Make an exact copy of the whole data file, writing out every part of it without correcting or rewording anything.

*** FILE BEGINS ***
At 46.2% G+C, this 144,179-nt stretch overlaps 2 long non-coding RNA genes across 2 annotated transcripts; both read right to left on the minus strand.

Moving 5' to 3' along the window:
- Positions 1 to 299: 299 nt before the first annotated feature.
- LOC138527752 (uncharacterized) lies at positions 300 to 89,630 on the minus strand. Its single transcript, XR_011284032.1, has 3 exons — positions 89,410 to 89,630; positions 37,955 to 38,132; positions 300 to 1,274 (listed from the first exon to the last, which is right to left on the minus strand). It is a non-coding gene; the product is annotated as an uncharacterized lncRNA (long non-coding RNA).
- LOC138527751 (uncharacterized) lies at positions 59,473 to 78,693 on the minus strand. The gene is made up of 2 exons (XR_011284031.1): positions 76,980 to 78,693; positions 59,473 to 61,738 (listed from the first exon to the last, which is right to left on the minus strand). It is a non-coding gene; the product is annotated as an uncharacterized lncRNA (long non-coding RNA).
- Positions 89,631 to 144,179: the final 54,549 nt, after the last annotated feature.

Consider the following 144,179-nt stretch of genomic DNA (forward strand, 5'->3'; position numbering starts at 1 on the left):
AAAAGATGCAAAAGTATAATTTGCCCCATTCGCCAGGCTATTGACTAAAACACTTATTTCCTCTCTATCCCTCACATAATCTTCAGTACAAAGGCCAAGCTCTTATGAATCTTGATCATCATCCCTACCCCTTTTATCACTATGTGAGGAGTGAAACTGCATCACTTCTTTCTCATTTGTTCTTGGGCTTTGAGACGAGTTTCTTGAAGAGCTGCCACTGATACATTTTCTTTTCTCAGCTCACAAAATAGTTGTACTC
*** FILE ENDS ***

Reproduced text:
At 46.2% G+C, this 144,179-nt stretch overlaps 2 long non-coding RNA genes across 2 annotated transcripts; both read right to left on the minus strand.

Moving 5' to 3' along the window:
- Positions 1 to 299: 299 nt before the first annotated feature.
- LOC138527752 (uncharacterized) lies at positions 300 to 89,630 on the minus strand. Its single transcript, XR_011284032.1, has 3 exons — positions 89,410 to 89,630; positions 37,955 to 38,132; positions 300 to 1,274 (listed from the first exon to the last, which is right to left on the minus strand). It is a non-coding gene; the product is annotated as an uncharacterized lncRNA (long non-coding RNA).
- LOC138527751 (uncharacterized) lies at positions 59,473 to 78,693 on the minus strand. The gene is made up of 2 exons (XR_011284031.1): positions 76,980 to 78,693; positions 59,473 to 61,738 (listed from the first exon to the last, which is right to left on the minus strand). It is a non-coding gene; the product is annotated as an uncharacterized lncRNA (long non-coding RNA).
- Positions 89,631 to 144,179: the final 54,549 nt, after the last annotated feature.

Consider the following 144,179-nt stretch of genomic DNA (forward strand, 5'->3'; position numbering starts at 1 on the left):
AAAAGATGCAAAAGTATAATTTGCCCCATTCGCCAGGCTATTGACTAAAACACTTATTTCCTCTCTATCCCTCACATAATCTTCAGTACAAAGGCCAAGCTCTTATGAATCTTGATCATCATCCCTACCCCTTTTATCACTATGTGAGGAGTGAAACTGCATCACTTCTTTCTCATTTGTTCTTGGGCTTTGAGACGAGTTTCTTGAAGAGCTGCCACTGATACATTTTCTTTTCTCAGCTCACAAAATAGTTGTACTC